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Introduction

Within European industry, every machine manufacturer has to comply with Directive 2006/42/EC, otherwise known as the Machine Directive (MD).

The MD is implemented by CENELEC's EN 60204 standard, sometimes known as IEC 60204. The most recent version came out in 2018, the one before that in 2006 and the one before that 1997. It's been around for a while.

Observation

While comparing the 2018 version to the 2006 version, I noticed ISO 12100 (specifically parts 1 and 2, 12100-1:3004 and 12100-2:2003) is removed from the normative references (Annex ZA, but also chapter 2 of the standard). Considering ISO 12100 is or used to be one of the most important standards on risk assessment and safety integrity requirements (required for determining how 'safe' a complex system is), I'm confused by the MD simply dropping the reference from its normative list. It has now moved to the Bibliography, which doesn't hold the same value.

Question

Last I checked, everything 'normative' in these standards is basically law. Did the value of ISO 12100 change within the scope of the MD so far that compliance is no longer required? Relevant parts are now part of the 60204, but not even close to everything.

It's entirely possible I've misunderstood something here, but are we no longer required to comply with ISO 12100 like we used to?

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I have not the slightest clue about this area of the law, so don't take this as an actual answer, rather as some sort of suggestion that doesn't fit into a comment:

As far as I can see, ISO 12100-1:2003 and ISO 12100-2:2003 (which you ask about) were revised and summarised in the new ISO 12100:2010 (Safety of machinery — General principles for design — Risk assessment and risk reduction). The ISO 12100:2010 standard was subsequently published in the Official Journal (2011/C 110/01), where it is stated that it will supersede EN ISO 12100-1:2003 and EN ISO 12100-2:2003, giving 30 November 2013 as the "Date of cessation of presumption of conformity of superseded standard". So perhaps we should really talk about EN ISO 12100:2010 rather than EN ISO 12100-1:2003 and EN ISO 12100-2:2003?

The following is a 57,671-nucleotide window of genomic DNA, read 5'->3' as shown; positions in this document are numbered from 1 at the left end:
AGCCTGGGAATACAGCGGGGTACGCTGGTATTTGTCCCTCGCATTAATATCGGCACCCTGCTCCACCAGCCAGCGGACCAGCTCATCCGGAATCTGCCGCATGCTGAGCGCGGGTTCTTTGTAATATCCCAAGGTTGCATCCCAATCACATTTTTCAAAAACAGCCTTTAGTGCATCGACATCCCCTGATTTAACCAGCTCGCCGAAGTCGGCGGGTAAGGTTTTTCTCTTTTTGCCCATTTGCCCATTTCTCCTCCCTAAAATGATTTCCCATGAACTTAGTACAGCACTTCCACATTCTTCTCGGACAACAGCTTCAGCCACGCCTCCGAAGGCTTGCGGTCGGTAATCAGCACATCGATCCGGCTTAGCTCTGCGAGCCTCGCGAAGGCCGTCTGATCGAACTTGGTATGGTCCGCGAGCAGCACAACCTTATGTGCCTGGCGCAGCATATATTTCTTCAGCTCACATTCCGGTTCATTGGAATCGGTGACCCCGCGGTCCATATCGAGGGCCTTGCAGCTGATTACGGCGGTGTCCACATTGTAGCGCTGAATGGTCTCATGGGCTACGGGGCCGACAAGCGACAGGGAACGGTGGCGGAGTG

Now, I'm writing this because the Commission's Implementing Decision 2019/436 of 18 March 2019 on the harmonised standards for machinery drafted in support of Directive 2006/42/EC of the European Parliament and of the Council, C/2019/1932, which provides for some necessary "clean up" in the wake of new CENELEC standards ("As the result of the work by CEN and Cenelec [...] several harmonised standards published in the Official Journal of the European Union have been replaced, revised or amended [...] It is therefore necessary to withdraw the references of those standards from the Official Journal of the European Union."), notes in recital 14 that

"Harmonised standards EN 786:1996+A2:2009; EN 61496-1:2013; EN ISO 11200:2014 and EN ISO 12100:2010 should be withdrawn as they no longer satisfy the requirements which they aim to cover and which are set out in Directive 2006/42/EC." (Emphasis added.)

Perhaps that is also the reason for your observation?

  • Good catch, that certainly explains a couple of things. It's still used as a source, but it's not up to standard so no longer normative. It will probably be eventually removed as source eventually as well. – Mast Oct 21 at 16:55

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